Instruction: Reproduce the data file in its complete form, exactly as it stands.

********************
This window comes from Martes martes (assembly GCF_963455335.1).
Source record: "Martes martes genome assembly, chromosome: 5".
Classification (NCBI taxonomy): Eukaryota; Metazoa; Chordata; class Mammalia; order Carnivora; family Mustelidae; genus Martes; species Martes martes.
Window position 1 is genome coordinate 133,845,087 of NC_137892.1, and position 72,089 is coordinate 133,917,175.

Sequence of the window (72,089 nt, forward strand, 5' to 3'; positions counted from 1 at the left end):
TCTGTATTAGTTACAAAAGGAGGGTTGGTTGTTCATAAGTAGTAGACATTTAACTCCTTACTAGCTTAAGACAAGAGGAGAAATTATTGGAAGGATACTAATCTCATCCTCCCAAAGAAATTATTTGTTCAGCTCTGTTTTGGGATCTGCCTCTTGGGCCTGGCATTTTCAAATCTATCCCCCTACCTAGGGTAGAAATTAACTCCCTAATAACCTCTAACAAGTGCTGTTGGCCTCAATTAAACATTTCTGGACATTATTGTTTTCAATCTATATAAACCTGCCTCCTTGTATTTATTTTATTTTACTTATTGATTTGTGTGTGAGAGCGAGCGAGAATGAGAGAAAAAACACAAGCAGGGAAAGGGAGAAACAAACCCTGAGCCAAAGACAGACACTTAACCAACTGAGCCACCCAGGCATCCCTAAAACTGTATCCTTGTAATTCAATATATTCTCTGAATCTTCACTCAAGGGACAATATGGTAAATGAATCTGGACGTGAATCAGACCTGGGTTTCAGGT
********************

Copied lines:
This window comes from Martes martes (assembly GCF_963455335.1).
Source record: "Martes martes genome assembly, chromosome: 5".
Classification (NCBI taxonomy): Eukaryota; Metazoa; Chordata; class Mammalia; order Carnivora; family Mustelidae; genus Martes; species Martes martes.
Window position 1 is genome coordinate 133,845,087 of NC_137892.1, and position 72,089 is coordinate 133,917,175.

Sequence of the window (72,089 nt, forward strand, 5' to 3'; positions counted from 1 at the left end):
TCTGTATTAGTTACAAAAGGAGGGTTGGTTGTTCATAAGTAGTAGACATTTAACTCCTTACTAGCTTAAGACAAGAGGAGAAATTATTGGAAGGATACTAATCTCATCCTCCCAAAGAAATTATTTGTTCAGCTCTGTTTTGGGATCTGCCTCTTGGGCCTGGCATTTTCAAATCTATCCCCCTACCTAGGGTAGAAATTAACTCCCTAATAACCTCTAACAAGTGCTGTTGGCCTCAATTAAACATTTCTGGACATTATTGTTTTCAATCTATATAAACCTGCCTCCTTGTATTTATTTTATTTTACTTATTGATTTGTGTGTGAGAGCGAGCGAGAATGAGAGAAAAAACACAAGCAGGGAAAGGGAGAAACAAACCCTGAGCCAAAGACAGACACTTAACCAACTGAGCCACCCAGGCATCCCTAAAACTGTATCCTTGTAATTCAATATATTCTCTGAATCTTCACTCAAGGGACAATATGGTAAATGAATCTGGACGTGAATCAGACCTGGGTTTCAGGT